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This past week I was reading a friends blog (www.collationes.wordpress.com). Josh Brockway’s piece had a provocative title to go with a significant subject. He entitled his article, “I Don’t Believe in Peace.” While the title is titillating, the content is far more substantial. The gist of it is he argues that peace has become so ideological that it is meaningless in the current state of culture. While there is much to this idea I think that “peace” is just one of several terms that have lost their meaning. For some time now I have observed, that whenever particularly controversial topics arise, including peace, the discourse steers away from real substance to invoke the term justice (and righteousness) as a signifier with far reaching connotations. This particular term has become a power term in that it can be incorporated into arguments for the sake of shutting down any converse opinion regarding the matter at hand. And it seems to be a word that is thrown around a lot these days within the Brethren community.

Quite a few years ago I read Alasdair MacIntyre’s Whose Justice? Which Rationality? In this text he introduces the significantly complex issue of justice.[1] Much like many things in society, pregnant signifiers, such as justice, are highly dependent upon culture and tradition for their meaning. Last month I spent considerable time blogging about Brethren and political theology. Fundamentally I have been wrestling with what it means to be a Brethren Christian in a modern, democratized, capitalistic, consumerist, nationalistic society which has commandeered Christianity syncretizing it into some idolatrous mutation, which uses the same language but transfers its own denotations and connotations into the language rendering it useless for all practical purposes. Now this admittedly is a harsh and arguable assessment, but then again I believe it is accurate.

I say all this to provide a context to my title, “Justice Is Meaningless.” When I look around at the world in which we live where we can be stuck in ideological arguments surrounding issues all in the name of justice, in the meanwhile people are losing their jobs, homes, families and are becoming more and more isolated from each other. This is not even to consider the wider global context which would include those displaced by war, tyranny, and others suffering from disease and starvation. Whose justice and where is it? Living in such a highly democratized (un)civilization we have allowed our society to define a term that has always been at the heart of the gospel. To understand it in our current setting, it is fundamentally tied to inalienable human rights that the state declares finds their source in G(g)od (which god that would be is a subject for another post) and are written on a piece of paper which is kept in Washington. And when these rights are compromised society declares that an injustice has occurred. Unfortunately, because this culture is so highly individualistic, there are numerous times when there are competing injustices based upon the various rights and dependent upon the context (globalization adds a whole new dimension to this debate, which MacIntyre’s argument highlights). What happens then? Which injustice supersedes the other? Anecdotal evidence appears to favor those with wealth and those with the greater power. An underlying problem, however, is the understanding of justice. James Davison Hunter argues that values such as justice, equity, fairness (and I would add peace) have become so politicized that they have little or no meaning outside the realm of politics.[2]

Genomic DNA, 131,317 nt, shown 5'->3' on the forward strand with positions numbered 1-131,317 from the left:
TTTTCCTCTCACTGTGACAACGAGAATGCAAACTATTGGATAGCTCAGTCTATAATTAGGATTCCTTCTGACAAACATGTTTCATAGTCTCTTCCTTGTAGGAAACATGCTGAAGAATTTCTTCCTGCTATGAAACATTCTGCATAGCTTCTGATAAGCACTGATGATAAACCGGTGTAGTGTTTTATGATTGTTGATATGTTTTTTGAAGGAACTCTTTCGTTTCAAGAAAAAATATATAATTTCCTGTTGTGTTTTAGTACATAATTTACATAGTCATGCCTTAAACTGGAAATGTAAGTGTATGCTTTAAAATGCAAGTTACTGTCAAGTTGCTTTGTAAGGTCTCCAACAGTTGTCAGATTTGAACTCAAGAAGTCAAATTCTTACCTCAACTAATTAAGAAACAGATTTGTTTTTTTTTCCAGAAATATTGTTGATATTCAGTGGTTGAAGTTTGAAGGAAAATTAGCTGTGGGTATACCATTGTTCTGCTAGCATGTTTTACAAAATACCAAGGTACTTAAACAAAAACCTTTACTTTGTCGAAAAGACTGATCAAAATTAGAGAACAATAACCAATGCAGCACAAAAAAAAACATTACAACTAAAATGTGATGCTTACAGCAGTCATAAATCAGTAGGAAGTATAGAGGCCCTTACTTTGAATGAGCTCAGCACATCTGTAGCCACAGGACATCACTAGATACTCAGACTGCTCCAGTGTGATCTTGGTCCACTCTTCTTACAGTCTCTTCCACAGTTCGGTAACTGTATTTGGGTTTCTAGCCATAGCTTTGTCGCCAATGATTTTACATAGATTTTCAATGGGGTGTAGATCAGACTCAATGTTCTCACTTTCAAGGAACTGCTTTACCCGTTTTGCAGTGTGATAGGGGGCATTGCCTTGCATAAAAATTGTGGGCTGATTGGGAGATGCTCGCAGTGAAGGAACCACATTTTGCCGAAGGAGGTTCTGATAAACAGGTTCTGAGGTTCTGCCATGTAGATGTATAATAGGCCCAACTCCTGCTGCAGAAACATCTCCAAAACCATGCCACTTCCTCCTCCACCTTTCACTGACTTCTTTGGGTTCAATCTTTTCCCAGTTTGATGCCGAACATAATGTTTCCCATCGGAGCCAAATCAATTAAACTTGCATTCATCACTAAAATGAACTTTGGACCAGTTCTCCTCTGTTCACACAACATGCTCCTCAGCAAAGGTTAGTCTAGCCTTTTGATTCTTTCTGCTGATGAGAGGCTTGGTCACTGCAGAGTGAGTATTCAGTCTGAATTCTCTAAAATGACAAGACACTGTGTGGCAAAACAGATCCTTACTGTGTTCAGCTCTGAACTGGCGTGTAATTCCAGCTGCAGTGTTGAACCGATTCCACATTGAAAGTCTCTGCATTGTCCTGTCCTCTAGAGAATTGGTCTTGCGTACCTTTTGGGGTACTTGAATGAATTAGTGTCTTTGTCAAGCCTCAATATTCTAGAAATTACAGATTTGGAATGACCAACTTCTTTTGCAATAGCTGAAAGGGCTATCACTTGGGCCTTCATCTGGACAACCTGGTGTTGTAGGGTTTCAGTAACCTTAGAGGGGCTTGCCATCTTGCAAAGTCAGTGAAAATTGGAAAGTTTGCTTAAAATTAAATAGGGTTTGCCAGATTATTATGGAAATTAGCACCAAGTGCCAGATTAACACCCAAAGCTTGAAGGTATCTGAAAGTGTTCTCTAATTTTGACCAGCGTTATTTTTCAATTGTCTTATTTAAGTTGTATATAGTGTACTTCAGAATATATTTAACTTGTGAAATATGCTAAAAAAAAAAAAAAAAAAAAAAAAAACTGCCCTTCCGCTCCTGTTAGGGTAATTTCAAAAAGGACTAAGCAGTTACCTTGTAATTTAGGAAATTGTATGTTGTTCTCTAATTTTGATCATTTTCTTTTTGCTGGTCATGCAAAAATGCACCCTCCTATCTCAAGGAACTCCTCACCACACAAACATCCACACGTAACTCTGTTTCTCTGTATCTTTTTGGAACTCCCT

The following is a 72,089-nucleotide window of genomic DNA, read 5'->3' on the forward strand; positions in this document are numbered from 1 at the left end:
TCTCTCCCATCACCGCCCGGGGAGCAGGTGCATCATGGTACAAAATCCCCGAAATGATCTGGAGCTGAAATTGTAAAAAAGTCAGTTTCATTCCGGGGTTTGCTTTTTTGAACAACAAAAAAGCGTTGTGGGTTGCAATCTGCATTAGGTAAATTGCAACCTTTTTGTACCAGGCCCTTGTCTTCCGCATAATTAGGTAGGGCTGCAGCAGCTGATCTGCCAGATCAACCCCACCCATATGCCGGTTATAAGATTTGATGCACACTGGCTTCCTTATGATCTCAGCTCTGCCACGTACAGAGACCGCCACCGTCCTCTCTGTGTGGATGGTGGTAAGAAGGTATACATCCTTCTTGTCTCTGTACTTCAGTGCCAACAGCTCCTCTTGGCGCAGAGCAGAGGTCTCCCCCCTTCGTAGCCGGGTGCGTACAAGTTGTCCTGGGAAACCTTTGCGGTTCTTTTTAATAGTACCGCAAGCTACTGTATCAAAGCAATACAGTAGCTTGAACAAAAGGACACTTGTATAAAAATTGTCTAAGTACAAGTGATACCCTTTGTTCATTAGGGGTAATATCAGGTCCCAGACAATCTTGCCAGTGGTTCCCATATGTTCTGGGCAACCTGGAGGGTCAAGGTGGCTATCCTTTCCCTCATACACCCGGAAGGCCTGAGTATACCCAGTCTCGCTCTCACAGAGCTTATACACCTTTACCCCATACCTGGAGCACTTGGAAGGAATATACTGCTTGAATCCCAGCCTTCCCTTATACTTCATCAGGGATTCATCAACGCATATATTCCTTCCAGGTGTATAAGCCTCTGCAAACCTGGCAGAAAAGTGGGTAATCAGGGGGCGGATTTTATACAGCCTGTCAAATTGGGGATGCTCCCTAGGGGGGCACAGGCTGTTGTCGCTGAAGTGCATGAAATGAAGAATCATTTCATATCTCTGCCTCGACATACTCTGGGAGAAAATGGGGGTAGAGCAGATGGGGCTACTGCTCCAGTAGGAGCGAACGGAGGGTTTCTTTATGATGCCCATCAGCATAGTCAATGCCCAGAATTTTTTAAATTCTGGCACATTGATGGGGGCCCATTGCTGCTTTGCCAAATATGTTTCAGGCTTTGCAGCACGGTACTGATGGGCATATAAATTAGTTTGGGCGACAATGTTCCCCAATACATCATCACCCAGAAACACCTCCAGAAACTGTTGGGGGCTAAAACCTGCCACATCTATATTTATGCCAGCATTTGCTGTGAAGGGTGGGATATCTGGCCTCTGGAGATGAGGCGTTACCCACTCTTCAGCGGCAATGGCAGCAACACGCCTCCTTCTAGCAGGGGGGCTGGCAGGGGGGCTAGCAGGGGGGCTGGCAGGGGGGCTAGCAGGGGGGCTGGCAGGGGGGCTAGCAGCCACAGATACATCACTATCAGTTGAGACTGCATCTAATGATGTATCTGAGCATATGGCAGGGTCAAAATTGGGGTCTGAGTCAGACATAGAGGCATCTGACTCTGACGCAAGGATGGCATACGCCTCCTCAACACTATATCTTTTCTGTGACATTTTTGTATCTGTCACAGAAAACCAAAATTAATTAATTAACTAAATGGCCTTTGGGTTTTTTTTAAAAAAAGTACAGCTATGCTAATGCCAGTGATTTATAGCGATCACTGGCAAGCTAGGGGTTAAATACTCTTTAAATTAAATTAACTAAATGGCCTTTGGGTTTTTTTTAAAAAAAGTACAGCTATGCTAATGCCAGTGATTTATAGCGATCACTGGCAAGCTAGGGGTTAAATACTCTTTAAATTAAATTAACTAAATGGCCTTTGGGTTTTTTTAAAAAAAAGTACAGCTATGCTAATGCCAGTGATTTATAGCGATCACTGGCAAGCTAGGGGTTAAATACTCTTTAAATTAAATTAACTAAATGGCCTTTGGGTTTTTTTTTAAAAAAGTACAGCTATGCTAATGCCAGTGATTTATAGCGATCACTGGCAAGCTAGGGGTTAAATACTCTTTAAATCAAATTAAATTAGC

In our culture it is nearly impossible to imagine justice outside of the political realm. Even within the Brethren community it has become a regular occurrence to hear someone suing another person for a perceived injustice. Within the larger institution of the church we regularly use the legal system to protect our fiduciary capital. This is all to illustrate the framework in which our ideological understanding is governed. There was a time when the church’s ideology was so shaped by scripture that the Brethren were considered peculiar.